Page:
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Welfare Reform on the Web (August 2001): Mental Health Services - UK

DEVELOPING 24-HOUR SERVICES

T. Ryan, K. Newbigging and F. Pidd

Mental Health Review, vol.6, Mar. 2001, p. 6-10

During the past decade a wide range of crisis service models have been developed in the UK. Many of these are discrete services as crisis work is the main, or only, form of intervention they provide, whether as stand-alone services or ring-fenced elements of other services. Paper reviews the models of crisis services that have emerged and argues that discrete crisis services should be regarded as specific elements of a system-wide approach to crisis rather than the sole, specialised response.

MODERNISING CRISIS SERVICES : WHAT DO USERS WANT FROM 24-HOUR SERVICES?

C. Bamber

Mental Health Review, vol. 6, Mar. 2001, p.11-13

Discusses what mental health service users require from out-of-hours crisis services. Out-of-hours services should be offered in a primary care setting via a single point of contact with a "real time" personal response. Services can be low cost, low maintenance, but high value and might include skilling up users' own informal care networks through training and information provision and supporting the development of self-help networks.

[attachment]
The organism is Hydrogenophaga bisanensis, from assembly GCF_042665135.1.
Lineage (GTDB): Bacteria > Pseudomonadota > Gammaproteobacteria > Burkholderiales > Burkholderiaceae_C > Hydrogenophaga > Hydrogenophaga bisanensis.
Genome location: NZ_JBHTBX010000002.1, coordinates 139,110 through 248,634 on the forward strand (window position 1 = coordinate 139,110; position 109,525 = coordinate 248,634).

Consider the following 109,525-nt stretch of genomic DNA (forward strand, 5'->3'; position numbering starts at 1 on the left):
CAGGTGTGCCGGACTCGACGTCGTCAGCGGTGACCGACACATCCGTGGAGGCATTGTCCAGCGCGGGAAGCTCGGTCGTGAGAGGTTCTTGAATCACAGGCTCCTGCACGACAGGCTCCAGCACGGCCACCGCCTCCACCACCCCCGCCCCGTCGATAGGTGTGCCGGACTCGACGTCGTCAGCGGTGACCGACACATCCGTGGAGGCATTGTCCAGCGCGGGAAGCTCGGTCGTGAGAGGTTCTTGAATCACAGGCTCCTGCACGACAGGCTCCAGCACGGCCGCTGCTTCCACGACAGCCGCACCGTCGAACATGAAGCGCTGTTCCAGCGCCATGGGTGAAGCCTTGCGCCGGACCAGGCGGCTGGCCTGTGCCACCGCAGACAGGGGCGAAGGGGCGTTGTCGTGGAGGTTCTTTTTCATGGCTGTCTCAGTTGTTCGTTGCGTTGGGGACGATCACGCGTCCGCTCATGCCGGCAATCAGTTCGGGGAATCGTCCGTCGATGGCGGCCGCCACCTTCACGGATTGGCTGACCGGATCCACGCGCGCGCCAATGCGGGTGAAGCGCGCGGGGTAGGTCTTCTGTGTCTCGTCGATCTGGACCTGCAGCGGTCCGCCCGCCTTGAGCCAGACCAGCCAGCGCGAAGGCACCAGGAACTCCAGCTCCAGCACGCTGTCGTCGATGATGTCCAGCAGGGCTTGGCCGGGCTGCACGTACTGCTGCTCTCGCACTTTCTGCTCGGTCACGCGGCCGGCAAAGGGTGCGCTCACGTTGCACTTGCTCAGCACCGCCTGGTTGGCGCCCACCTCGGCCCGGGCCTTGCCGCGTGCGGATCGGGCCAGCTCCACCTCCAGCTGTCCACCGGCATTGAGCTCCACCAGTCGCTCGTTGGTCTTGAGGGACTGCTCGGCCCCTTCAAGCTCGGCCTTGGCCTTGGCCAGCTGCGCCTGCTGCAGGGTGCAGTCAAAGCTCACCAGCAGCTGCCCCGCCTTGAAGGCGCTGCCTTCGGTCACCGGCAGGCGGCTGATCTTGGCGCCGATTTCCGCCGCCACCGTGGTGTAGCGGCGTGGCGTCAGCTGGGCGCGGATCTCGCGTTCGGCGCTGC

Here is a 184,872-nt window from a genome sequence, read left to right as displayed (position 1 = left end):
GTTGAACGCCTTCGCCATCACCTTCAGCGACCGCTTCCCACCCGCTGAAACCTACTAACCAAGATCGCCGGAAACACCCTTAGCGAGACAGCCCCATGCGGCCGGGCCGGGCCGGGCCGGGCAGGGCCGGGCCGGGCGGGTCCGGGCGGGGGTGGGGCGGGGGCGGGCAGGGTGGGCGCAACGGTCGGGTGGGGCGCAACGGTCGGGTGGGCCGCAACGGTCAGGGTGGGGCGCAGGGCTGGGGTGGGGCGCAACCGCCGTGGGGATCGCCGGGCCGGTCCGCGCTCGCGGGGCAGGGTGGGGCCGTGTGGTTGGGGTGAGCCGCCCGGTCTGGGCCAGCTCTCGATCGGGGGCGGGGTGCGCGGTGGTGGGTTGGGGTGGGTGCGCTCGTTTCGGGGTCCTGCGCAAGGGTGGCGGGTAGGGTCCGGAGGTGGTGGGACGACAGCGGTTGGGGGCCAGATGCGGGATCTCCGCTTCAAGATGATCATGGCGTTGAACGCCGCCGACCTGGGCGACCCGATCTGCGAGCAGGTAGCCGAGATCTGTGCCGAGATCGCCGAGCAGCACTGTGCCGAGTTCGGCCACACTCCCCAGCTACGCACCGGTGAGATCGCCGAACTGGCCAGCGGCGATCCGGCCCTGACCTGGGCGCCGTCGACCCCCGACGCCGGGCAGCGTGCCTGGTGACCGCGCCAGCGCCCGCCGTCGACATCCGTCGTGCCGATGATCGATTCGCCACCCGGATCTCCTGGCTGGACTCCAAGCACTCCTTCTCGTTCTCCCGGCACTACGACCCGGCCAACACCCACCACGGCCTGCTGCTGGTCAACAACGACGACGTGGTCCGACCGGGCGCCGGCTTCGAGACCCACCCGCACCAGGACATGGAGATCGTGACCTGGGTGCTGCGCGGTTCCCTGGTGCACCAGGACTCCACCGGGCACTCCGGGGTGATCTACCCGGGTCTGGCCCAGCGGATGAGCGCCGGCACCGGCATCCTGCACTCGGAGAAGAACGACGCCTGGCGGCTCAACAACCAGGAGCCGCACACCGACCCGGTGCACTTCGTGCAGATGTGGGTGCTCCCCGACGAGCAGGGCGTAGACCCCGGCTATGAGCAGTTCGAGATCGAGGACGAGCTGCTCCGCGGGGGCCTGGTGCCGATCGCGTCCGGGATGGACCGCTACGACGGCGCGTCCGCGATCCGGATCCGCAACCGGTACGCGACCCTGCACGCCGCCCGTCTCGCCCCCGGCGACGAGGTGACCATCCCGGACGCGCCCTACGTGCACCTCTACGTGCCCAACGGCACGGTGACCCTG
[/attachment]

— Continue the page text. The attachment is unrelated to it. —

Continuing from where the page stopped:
NHS DIRECT : A NEW GATEWAY TO HEALTHCARE

C. Steele

Mental Health Review, vol. 6 Mar. 2001, p. 14-17

Article begins by outlining the role of NHS Direct in supporting the aims of the National Service Framework for Mental Health. A mental health project was established in April 2000 to enable NHS Direct to fulfil this role. Reports progress by the project in mapping local mental health services, developing referral protocols, and training NHS Direct staff.

TWENTY-FOUR HOUR MENTAL HEALTH CARE : THE CHANGING ROLE OF THE GP

J. Clarke

Mental Health Review, vol. 6, Mar. 2001, p. 18-21

Article explores the changing nature of out-of-hours GP cover and its implications for people experiencing acute mental distress. Discusses the challenges involved in the integration of GP out-of-hours services and other out-of-hours services such as community mental health teams and how good pre-emptive care and appropriate information-sharing may reduce the incidence of crisis.